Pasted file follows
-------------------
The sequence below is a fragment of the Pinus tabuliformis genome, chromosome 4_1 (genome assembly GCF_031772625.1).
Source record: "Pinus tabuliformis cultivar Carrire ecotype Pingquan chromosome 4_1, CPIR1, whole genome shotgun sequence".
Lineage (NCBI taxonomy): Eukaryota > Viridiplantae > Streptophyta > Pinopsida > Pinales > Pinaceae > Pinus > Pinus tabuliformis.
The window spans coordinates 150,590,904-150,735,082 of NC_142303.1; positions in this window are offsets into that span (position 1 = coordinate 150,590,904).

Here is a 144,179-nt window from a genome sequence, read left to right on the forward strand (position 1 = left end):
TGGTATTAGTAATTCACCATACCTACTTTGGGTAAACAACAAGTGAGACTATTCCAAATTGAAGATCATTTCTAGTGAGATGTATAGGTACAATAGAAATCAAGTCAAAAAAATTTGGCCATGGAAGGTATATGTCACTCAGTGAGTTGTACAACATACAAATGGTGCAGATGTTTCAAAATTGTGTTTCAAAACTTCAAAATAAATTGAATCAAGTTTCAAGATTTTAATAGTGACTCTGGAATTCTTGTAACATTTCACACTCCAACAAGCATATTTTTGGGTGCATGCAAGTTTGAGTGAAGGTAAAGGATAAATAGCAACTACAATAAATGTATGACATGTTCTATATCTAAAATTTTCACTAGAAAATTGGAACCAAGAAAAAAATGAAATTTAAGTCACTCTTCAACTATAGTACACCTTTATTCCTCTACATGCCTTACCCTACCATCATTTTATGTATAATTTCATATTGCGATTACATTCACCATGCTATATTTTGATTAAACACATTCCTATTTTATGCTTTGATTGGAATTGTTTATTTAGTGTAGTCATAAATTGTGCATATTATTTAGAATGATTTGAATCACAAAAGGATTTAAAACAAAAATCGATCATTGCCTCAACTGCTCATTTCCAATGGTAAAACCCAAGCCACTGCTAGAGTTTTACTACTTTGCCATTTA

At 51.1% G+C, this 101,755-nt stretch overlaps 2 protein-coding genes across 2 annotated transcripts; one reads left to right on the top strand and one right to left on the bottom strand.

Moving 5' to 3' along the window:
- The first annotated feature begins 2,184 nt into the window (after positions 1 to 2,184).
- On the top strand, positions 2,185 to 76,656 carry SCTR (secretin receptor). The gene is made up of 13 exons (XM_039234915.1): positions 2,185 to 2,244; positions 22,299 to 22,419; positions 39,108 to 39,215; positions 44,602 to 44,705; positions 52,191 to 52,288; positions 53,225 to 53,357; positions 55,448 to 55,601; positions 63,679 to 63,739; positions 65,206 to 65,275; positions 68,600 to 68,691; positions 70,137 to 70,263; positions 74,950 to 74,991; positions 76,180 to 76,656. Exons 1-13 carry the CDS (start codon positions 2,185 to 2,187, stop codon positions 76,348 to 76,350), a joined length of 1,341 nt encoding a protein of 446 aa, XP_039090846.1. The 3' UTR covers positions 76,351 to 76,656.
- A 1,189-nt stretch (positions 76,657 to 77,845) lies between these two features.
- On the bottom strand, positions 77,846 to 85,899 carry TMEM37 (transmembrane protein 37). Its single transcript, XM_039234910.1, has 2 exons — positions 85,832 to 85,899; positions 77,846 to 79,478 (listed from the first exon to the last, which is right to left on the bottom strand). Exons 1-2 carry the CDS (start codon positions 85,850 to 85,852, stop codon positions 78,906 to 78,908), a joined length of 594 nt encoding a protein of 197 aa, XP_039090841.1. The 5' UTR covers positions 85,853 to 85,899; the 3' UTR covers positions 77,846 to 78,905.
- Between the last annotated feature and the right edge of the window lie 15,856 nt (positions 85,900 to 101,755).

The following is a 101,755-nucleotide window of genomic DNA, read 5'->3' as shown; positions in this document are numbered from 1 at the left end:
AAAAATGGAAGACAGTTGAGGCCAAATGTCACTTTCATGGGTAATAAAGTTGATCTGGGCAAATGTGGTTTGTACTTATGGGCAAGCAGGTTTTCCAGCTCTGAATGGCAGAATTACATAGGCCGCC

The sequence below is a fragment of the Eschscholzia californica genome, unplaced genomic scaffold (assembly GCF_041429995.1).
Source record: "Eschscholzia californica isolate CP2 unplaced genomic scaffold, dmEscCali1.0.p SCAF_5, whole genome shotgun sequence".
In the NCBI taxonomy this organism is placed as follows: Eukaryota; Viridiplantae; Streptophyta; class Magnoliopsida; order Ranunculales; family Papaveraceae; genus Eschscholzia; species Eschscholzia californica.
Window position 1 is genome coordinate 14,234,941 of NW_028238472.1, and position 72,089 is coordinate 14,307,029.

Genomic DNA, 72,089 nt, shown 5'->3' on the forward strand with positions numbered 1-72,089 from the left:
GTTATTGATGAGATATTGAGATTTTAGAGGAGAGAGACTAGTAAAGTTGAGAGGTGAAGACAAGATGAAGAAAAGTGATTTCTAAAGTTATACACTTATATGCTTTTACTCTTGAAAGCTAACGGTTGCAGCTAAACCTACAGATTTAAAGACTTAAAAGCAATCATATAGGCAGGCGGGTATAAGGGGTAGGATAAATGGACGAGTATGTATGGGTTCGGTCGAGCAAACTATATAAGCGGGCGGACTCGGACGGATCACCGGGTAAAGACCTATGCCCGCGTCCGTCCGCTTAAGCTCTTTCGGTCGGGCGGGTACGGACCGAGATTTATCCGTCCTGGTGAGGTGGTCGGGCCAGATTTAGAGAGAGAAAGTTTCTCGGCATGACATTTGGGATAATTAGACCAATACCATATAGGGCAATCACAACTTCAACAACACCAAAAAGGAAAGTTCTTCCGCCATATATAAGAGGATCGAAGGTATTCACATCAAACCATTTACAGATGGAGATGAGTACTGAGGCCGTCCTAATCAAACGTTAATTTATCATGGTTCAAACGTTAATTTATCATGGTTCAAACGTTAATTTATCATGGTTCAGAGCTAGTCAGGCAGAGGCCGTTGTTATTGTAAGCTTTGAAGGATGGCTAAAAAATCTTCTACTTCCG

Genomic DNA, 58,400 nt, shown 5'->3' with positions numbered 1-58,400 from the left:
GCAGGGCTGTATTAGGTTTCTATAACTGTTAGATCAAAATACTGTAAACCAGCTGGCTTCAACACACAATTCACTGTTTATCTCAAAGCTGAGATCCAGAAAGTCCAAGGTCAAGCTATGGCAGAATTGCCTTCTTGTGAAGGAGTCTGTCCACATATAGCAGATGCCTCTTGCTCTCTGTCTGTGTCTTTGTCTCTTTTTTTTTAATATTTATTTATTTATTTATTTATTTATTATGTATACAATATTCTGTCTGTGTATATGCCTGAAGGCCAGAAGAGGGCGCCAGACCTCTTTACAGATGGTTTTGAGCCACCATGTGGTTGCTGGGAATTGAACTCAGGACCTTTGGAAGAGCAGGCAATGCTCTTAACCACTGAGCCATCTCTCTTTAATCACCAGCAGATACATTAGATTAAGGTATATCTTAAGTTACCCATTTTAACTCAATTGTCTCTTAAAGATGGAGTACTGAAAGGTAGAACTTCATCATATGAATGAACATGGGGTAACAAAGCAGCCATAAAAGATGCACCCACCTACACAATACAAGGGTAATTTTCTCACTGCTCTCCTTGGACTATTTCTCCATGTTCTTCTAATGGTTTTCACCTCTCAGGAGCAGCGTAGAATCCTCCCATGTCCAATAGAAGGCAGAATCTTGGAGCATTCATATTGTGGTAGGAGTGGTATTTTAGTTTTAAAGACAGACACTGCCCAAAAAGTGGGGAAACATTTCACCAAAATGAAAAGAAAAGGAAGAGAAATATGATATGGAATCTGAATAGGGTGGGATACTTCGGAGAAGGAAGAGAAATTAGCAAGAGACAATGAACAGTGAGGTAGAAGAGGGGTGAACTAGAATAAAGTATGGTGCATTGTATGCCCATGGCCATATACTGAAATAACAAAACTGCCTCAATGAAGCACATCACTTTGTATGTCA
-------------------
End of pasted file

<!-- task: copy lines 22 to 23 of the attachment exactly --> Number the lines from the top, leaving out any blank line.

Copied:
Genomic DNA, 58,400 nt, shown 5'->3' with positions numbered 1-58,400 from the left:
GCAGGGCTGTATTAGGTTTCTATAACTGTTAGATCAAAATACTGTAAACCAGCTGGCTTCAACACACAATTCACTGTTTATCTCAAAGCTGAGATCCAGAAAGTCCAAGGTCAAGCTATGGCAGAATTGCCTTCTTGTGAAGGAGTCTGTCCACATATAGCAGATGCCTCTTGCTCTCTGTCTGTGTCTTTGTCTCTTTTTTTTTAATATTTATTTATTTATTTATTTATTTATTATGTATACAATATTCTGTCTGTGTATATGCCTGAAGGCCAGAAGAGGGCGCCAGACCTCTTTACAGATGGTTTTGAGCCACCATGTGGTTGCTGGGAATTGAACTCAGGACCTTTGGAAGAGCAGGCAATGCTCTTAACCACTGAGCCATCTCTCTTTAATCACCAGCAGATACATTAGATTAAGGTATATCTTAAGTTACCCATTTTAACTCAATTGTCTCTTAAAGATGGAGTACTGAAAGGTAGAACTTCATCATATGAATGAACATGGGGTAACAAAGCAGCCATAAAAGATGCACCCACCTACACAATACAAGGGTAATTTTCTCACTGCTCTCCTTGGACTATTTCTCCATGTTCTTCTAATGGTTTTCACCTCTCAGGAGCAGCGTAGAATCCTCCCATGTCCAATAGAAGGCAGAATCTTGGAGCATTCATATTGTGGTAGGAGTGGTATTTTAGTTTTAAAGACAGACACTGCCCAAAAAGTGGGGAAACATTTCACCAAAATGAAAAGAAAAGGAAGAGAAATATGATATGGAATCTGAATAGGGTGGGATACTTCGGAGAAGGAAGAGAAATTAGCAAGAGACAATGAACAGTGAGGTAGAAGAGGGGTGAACTAGAATAAAGTATGGTGCATTGTATGCCCATGGCCATATACTGAAATAACAAAACTGCCTCAATGAAGCACATCACTTTGTATGTCA